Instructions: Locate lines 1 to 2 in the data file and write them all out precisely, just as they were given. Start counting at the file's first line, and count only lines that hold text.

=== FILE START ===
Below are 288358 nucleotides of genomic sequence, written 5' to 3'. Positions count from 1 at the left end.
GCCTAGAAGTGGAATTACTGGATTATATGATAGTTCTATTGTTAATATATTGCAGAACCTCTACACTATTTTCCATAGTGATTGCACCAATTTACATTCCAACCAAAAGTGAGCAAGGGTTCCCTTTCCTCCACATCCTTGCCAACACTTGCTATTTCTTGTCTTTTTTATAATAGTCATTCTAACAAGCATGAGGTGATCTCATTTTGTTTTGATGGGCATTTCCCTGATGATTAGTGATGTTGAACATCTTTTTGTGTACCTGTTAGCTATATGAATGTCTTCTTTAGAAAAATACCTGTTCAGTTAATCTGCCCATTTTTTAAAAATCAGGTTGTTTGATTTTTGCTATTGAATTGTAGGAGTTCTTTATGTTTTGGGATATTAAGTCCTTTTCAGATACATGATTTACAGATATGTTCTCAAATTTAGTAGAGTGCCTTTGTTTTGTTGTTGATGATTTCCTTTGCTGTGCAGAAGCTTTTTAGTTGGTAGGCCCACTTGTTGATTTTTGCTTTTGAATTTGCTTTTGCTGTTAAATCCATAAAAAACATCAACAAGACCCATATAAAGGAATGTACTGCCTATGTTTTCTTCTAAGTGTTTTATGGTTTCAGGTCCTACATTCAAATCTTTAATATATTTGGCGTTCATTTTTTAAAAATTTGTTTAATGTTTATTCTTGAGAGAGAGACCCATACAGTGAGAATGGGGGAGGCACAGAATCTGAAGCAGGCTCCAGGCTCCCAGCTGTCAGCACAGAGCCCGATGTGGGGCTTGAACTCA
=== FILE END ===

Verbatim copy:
Below are 288358 nucleotides of genomic sequence, written 5' to 3'. Positions count from 1 at the left end.
GCCTAGAAGTGGAATTACTGGATTATATGATAGTTCTATTGTTAATATATTGCAGAACCTCTACACTATTTTCCATAGTGATTGCACCAATTTACATTCCAACCAAAAGTGAGCAAGGGTTCCCTTTCCTCCACATCCTTGCCAACACTTGCTATTTCTTGTCTTTTTTATAATAGTCATTCTAACAAGCATGAGGTGATCTCATTTTGTTTTGATGGGCATTTCCCTGATGATTAGTGATGTTGAACATCTTTTTGTGTACCTGTTAGCTATATGAATGTCTTCTTTAGAAAAATACCTGTTCAGTTAATCTGCCCATTTTTTAAAAATCAGGTTGTTTGATTTTTGCTATTGAATTGTAGGAGTTCTTTATGTTTTGGGATATTAAGTCCTTTTCAGATACATGATTTACAGATATGTTCTCAAATTTAGTAGAGTGCCTTTGTTTTGTTGTTGATGATTTCCTTTGCTGTGCAGAAGCTTTTTAGTTGGTAGGCCCACTTGTTGATTTTTGCTTTTGAATTTGCTTTTGCTGTTAAATCCATAAAAAACATCAACAAGACCCATATAAAGGAATGTACTGCCTATGTTTTCTTCTAAGTGTTTTATGGTTTCAGGTCCTACATTCAAATCTTTAATATATTTGGCGTTCATTTTTTAAAAATTTGTTTAATGTTTATTCTTGAGAGAGAGACCCATACAGTGAGAATGGGGGAGGCACAGAATCTGAAGCAGGCTCCAGGCTCCCAGCTGTCAGCACAGAGCCCGATGTGGGGCTTGAACTCA